As I have mentioned in a previous column, around Lake Baikal to the east of Irkutsk in the Republic of Buryatia, which has a population of around one million, the indigenous Buryats (about 30% of the population) practice Tibetan Buddhism and Shamanism. But Buryatia is not the only ‘Buddhist homeland’ in Russia. There is also the Republic of Kalmykia, on the shores of the Caspian Sea to the north of Daghestan, with a population of just under 300,000. Kalmykia is the only Buddhist region in Europe (Buryatia falls in Asian Russia).
Like the Chechens, the Kalmyks were deported en masse by Stalin for alleged collaboration with Germany during the Second World War, but were allowed to return in 1957, only to find much of their land settled by Russians. However, Kalmyks still constitute 57% of the population and a majority of them practice Tibetan Buddhism.
There is even a ‘Jewish homeland’ in Russia, the so-called Jewish Autonomous Area, which is situated in the Russian Far East, bordering China. Established in 1934, its Jewish population peaked in 1948 at around 30,000, about one-quarter of the Autonomous Area’s population.
The name may be a misnomer, for the Jews here now number fewer than four thousand, concentrated in the administrative capital Birobidzhan and the nearby village of Valdgeym. According to a recent official census, only 312 of them speak Hebrew and 97 speak Yiddish. After the collapse of the USSR in 1990, over a million Soviet Jews emigrated to Israel. They now constitute a large political bloc in Israel.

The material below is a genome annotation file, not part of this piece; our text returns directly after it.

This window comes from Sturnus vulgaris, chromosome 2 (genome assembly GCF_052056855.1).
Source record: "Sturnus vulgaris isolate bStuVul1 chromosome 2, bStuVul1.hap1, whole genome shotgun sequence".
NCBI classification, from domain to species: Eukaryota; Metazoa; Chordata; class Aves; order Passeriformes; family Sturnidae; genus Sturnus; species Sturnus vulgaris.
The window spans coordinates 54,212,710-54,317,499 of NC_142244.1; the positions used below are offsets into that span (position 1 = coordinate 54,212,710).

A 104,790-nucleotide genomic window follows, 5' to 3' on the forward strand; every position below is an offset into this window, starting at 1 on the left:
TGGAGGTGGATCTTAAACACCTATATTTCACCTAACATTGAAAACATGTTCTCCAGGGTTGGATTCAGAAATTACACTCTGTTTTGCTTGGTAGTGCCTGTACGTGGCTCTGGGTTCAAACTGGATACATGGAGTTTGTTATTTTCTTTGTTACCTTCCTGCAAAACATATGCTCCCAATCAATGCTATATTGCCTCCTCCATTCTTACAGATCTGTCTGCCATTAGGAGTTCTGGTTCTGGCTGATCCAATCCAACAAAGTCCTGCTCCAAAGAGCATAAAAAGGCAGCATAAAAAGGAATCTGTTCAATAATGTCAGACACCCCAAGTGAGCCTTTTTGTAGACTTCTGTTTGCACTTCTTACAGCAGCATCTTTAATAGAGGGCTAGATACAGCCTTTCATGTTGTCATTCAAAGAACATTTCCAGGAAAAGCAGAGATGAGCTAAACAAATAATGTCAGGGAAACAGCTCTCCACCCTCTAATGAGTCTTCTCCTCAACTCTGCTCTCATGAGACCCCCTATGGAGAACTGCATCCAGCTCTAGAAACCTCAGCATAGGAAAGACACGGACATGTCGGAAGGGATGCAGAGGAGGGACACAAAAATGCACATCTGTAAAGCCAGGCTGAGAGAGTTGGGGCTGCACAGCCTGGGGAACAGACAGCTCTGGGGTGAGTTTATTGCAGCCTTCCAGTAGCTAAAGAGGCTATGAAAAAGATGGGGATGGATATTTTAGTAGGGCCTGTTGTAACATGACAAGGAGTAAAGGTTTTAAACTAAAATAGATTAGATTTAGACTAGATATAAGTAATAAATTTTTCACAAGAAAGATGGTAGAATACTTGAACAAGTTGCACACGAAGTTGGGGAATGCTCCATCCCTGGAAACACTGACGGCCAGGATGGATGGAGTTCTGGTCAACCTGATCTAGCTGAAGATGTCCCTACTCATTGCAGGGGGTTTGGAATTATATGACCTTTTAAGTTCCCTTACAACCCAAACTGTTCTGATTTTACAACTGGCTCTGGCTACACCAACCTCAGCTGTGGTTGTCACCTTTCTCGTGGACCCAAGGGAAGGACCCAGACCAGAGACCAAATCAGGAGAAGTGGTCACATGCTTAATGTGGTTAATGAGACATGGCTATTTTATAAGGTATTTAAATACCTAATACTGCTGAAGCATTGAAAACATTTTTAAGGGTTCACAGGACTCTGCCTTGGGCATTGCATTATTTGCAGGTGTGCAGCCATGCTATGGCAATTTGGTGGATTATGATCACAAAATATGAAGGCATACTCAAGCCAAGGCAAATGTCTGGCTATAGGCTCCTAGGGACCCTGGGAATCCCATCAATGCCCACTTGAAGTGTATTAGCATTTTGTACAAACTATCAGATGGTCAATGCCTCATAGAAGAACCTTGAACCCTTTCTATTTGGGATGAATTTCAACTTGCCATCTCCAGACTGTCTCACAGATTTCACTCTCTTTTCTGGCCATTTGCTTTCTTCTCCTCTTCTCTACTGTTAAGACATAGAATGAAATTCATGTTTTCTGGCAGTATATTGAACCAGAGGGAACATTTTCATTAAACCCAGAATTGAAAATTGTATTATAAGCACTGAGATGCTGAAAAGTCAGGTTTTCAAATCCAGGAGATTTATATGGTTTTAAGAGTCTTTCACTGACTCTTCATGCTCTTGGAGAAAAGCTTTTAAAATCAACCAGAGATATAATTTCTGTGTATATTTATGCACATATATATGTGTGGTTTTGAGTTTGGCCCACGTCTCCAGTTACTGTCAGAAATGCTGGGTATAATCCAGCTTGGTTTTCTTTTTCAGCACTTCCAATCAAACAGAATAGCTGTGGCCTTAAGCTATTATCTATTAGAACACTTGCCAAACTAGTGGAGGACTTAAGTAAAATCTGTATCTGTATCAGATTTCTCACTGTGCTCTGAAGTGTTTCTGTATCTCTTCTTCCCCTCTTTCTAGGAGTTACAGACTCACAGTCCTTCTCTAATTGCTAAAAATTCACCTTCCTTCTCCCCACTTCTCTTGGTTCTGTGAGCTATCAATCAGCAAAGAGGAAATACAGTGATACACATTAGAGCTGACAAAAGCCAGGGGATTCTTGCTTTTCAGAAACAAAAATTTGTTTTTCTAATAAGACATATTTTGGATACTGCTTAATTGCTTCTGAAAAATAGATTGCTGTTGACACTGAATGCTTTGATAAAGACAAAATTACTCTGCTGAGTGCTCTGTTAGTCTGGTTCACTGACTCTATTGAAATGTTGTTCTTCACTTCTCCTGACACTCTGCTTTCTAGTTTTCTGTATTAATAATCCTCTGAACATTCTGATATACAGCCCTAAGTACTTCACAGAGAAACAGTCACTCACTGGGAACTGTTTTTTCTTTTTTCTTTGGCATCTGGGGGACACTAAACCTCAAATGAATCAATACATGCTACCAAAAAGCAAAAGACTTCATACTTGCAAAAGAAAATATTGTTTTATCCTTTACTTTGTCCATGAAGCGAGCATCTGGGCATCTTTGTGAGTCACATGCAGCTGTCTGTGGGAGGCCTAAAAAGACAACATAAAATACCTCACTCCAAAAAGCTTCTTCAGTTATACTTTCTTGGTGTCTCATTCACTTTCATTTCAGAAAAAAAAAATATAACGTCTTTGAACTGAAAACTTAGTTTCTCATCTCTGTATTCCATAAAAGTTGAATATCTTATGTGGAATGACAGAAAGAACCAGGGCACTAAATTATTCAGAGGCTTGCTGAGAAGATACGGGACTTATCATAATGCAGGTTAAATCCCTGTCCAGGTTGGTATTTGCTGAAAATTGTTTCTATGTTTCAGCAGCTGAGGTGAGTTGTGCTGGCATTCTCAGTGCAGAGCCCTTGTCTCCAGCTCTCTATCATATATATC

After two more stops, at Nizhni Novgorod (formerly Gorky) and Vladimir, our train arrived at Moscow’s Yaroslavsky station on the third morning. I bade farewell to an elderly lady with a proud demeanour who sat in a separate cabin but had been in the train with us from Irkutsk. A doctor herself and the wife of a geology professor, she was visiting her daughter in Moscow, as she does every year. I didn’t consider it prudent to ask her if it was the fear of flying or the cost that compels her to endure three nights in the train in both directions every year.
At the station to receive us was our Moscow guide. I have already mentioned that our Mongolian guide in Ulan Baatar was an extremely amiable woman and our Russian guide in Irkutsk was a thorough gentleman. I should add here that the guide in Beijing, a young Chinese woman, was courteous but a bit quiet and aloof. But the one in Moscow was stern to the point of being rude. If one asked a question which had already been dealt with by her while one had veered off to take a photo, the questioner was rudely reminded of the need to stay close and listen.
On two occasions the guide asked people who did not form part of our group, but were momentarily seen to be listening in to her talk, not be “freeloaders” and to move away. During my many independent trips I have often listened in to other group guides, without being told off. I wondered whether she was not more suited for the job of a train attendant on the Trans-Siberian rather than a tour guide in Moscow. Or whether she was just a relic of the Soviet era, when everyone on any kind of official duty was expected to be stern. Call it trickle-down officialdom, if you will!
By Razi Azmi